Tenormin is part of a class of drugs called beta-adrenergic blocking agents, or beta blockers for short. As the name implies, beta blockers work by blocking beta receptors in the body. Beta receptors are located in a number of places within the body, including the heart and blood vessels. Stress hormones (such as adrenaline) attach to these receptors and cause certain reactions in the body, such as an increase in:
- Heart rate
- The force with which the heart pumps blood
- Blood pressure (both systolic and diastolic blood pressure).
Tenormin helps to block a specific type of beta receptor called beta-1 receptors. By blocking beta-1 receptors, the drug causes the reverse effect of these stress hormones. It decreases heart rate and both systolic and diastolic blood pressure, as well as the workload of the heart. This means that the heart requires less blood and oxygen to work properly.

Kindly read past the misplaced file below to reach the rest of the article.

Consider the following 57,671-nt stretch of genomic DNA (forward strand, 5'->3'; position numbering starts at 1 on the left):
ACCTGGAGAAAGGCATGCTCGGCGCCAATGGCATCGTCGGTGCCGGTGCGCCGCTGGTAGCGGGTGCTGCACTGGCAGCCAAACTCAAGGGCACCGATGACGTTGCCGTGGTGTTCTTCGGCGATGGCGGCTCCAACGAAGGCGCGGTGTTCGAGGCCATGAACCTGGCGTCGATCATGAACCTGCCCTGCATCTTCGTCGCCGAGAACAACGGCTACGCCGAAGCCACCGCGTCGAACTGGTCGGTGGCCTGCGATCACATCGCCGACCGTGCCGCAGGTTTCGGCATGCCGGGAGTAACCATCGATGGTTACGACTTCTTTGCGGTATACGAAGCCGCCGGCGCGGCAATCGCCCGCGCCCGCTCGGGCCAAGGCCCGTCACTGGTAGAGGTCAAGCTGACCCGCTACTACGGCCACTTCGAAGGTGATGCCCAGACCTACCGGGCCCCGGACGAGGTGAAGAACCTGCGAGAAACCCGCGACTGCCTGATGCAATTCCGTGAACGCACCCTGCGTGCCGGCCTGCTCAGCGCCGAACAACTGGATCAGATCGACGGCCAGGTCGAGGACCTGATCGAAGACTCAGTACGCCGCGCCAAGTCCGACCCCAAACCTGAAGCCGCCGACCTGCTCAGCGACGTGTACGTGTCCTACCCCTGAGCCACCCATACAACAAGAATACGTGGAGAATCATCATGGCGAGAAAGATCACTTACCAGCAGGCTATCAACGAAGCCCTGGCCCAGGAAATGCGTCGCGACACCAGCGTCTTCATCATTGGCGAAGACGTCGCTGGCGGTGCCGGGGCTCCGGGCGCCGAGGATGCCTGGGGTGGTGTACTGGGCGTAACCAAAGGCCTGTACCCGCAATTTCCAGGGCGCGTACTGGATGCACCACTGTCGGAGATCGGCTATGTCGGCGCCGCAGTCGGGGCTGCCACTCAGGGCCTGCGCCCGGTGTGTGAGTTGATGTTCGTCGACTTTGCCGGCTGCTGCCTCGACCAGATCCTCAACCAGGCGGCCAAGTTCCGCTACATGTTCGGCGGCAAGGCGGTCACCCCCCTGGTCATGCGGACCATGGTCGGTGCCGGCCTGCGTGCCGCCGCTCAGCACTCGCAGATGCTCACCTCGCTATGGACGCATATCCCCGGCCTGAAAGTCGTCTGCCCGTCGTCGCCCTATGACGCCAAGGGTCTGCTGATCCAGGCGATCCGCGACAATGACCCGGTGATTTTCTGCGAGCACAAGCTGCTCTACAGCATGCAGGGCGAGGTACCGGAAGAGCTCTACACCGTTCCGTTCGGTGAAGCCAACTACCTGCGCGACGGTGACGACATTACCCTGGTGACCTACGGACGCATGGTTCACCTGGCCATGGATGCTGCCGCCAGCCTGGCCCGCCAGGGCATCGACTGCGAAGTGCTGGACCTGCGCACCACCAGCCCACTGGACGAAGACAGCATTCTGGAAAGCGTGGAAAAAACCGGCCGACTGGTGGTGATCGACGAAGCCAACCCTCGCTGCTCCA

Tenormin is a beta-1 selective (or cardioselective) beta blocker. This means that it mostly blocks beta-1 receptors, especially at normal doses. However, it can block beta-2 receptors in the lungs to some extent, especially at higher dosages. This can lead to breathing problems, especially in people with asthma or other similar conditions.
By lowering blood pressure, Tenormin can decrease the risks that accompany long-term high blood pressure (see Effects of High Blood Pressure). By decreasing the workload of the heart, it can also decrease symptoms of angina, including chest pain. Finally, although the exact mechanism is not known, the drug can increase survival in people who have just had a heart attack.